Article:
It seeks to provide specialised courses to students that they lack in school, but claims it does not have sufficient funds or resources to satisfy the demand.

Professor Ng Tai Kai, executive director of the academy, said government support for gifted children had “increased over the years but is still inadequate” because it had focused on helping those with Special Educational Needs (SEN).

“Like SEN students, gifted students need special education help to achieve their full potential,” he said. “The misunderstanding that “gifted equals privileged” is the main hurdle for the Education Bureau to putting enough sources in gifted education.”

Parental misconceptions

Ng said parents with gifted students often faced difficulties in raising them because normal childcare approaches and strategies designed for the majority of students might not be suitable.

He advised parents to seek professional help in these instances.

“A common misconception of parents is that being gifted means the kid is good at everything,” he said. “This is far from the truth. Most gifted students are gifted at one or two specific areas only, and are often weak at other areas.

“Parents with high expectations are often unhappy with their kids when they are not performing in some areas, without realising their kids actually have difficulty in that area. This is something parents should pay attention to.”

Pressure on children to perform well in all subjects appears to be growing, with stress levels of students taking the Diploma of Secondary Education examination reaching a three-year high in April this year, according to a poll by the Hok Yau Club, an NGO.

Yet despite concerns from mental health groups that children, particularly the most gifted ones, could be pushed to breaking point because of their excessive workloads, some successful students have suggested they are able to cope.

From child to adult

March Tian Boedihardjo, a former maths prodigy born in Hong Kong, said he did not regret the sacrifices he made during his childhood.

In 2007, aged nine, the Indonesian-Chinese genius became the youngest university student in Hong Kong after being accepted at Baptist University, having completed his A-levels in the UK. He obtained a bachelor of science in mathematical science and a master of philosophy in mathematics.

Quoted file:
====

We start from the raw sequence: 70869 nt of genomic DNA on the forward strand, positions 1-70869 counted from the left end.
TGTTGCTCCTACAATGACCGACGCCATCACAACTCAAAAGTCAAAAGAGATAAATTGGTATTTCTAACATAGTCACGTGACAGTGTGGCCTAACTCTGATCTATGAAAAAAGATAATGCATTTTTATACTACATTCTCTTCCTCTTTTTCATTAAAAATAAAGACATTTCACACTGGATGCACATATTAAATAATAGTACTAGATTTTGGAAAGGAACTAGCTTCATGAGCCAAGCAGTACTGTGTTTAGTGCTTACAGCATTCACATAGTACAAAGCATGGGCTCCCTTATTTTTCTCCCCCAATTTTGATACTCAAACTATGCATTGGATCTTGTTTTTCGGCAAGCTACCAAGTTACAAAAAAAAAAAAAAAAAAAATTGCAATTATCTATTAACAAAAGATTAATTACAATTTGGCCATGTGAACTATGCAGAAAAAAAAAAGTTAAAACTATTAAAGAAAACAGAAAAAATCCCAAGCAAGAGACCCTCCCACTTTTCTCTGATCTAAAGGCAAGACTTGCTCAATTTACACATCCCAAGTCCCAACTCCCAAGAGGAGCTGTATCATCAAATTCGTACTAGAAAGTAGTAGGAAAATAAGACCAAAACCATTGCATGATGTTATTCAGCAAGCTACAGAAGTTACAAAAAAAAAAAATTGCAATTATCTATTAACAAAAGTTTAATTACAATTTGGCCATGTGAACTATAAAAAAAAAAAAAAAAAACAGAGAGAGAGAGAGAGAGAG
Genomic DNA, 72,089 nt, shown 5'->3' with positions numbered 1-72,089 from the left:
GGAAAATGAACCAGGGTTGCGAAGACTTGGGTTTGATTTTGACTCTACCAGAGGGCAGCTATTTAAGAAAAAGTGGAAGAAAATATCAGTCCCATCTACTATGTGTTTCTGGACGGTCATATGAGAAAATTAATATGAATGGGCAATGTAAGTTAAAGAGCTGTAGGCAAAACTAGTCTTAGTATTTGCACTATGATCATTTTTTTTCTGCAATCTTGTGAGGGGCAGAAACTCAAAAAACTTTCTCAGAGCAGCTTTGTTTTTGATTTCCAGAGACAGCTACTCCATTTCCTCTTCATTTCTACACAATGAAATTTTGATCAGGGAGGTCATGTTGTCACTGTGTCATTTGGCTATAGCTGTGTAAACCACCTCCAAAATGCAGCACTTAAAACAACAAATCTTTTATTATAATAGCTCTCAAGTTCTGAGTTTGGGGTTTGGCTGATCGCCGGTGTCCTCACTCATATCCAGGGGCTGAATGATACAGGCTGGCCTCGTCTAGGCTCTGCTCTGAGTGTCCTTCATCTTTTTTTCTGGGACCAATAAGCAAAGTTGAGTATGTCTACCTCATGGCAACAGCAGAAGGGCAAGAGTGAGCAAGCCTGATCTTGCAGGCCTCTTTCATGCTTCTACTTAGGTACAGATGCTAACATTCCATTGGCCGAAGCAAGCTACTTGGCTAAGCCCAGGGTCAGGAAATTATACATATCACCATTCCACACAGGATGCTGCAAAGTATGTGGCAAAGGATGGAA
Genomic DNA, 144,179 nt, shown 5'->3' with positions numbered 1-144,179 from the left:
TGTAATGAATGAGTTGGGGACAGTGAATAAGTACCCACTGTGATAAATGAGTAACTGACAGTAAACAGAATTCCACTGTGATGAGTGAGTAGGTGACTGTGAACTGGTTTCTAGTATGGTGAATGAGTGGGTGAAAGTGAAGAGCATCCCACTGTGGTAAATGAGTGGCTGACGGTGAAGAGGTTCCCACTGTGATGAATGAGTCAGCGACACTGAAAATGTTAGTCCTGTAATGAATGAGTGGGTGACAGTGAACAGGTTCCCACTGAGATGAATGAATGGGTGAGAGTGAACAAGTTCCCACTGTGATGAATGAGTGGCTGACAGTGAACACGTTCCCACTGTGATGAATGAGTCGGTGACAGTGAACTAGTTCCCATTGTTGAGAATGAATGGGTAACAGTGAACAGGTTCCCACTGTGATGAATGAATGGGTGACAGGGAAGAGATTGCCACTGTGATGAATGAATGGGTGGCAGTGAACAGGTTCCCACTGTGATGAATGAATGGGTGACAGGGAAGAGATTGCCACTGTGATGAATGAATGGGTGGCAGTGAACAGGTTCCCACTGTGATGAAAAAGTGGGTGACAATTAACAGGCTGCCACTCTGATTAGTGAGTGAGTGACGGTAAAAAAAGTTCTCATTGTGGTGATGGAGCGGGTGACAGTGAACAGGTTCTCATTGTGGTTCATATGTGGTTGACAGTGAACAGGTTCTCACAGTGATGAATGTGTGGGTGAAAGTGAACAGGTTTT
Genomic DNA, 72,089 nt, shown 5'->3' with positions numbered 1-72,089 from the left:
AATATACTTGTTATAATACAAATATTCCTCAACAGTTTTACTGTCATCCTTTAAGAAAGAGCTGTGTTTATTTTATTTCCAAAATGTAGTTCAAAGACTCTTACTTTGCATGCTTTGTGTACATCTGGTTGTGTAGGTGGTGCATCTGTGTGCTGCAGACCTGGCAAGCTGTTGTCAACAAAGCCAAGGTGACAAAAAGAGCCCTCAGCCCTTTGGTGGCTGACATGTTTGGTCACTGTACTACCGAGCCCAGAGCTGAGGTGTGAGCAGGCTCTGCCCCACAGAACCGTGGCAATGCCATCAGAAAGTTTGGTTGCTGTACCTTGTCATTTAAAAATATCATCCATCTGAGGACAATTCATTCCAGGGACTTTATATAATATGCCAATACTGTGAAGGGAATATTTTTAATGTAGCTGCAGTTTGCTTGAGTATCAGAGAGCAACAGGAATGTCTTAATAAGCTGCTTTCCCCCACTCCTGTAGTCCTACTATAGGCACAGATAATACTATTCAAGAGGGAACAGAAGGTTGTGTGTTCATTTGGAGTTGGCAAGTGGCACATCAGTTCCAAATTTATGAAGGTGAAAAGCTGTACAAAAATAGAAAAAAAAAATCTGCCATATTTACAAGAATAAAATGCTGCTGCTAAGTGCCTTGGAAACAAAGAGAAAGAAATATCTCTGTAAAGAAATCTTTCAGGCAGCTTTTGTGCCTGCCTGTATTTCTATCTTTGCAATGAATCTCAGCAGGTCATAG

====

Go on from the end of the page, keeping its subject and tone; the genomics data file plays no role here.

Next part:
Now aged just 19, he has become an associate professor of mathematics at the University of California, Los Angeles (UCLA).

Speaking to the Post this week, he said he felt well supported by his classmates and teachers during his school years.

My parents’ belief is that every child is gifted. It is only a matter of whether it is apparent or hidden
March Tian Boedihardjo, maths prodigy

“I felt OK growing up as a gifted child,” he said. “But this was provided that my teachers and my classmates treated me well. I know that some teachers are against students skipping grade. Fortunately that didn’t happen to me.”

Boedihardjo’s older brother Horatio was also a child genius, having been accepted onto the University of Oxford’s DPhil programme in 2008, becoming one of the university’s youngest students.

Boedihardjo said he had been brought up to believe that every child was gifted if they worked hard enough to achieve their goals.

“My parents’ belief is that every child is gifted,” he said. “It is only a matter of whether it is apparent or hidden. If a child wastes his or her treasured childhood time playing video games, talking some rubbish on social media and watching movies, which I think is like a fake childhood, then it is hidden.

“But if instead the childhood time is spent on learning, which I think is real childhood, then it is apparent. It is all up to the child to decide whether it is hidden or apparent.”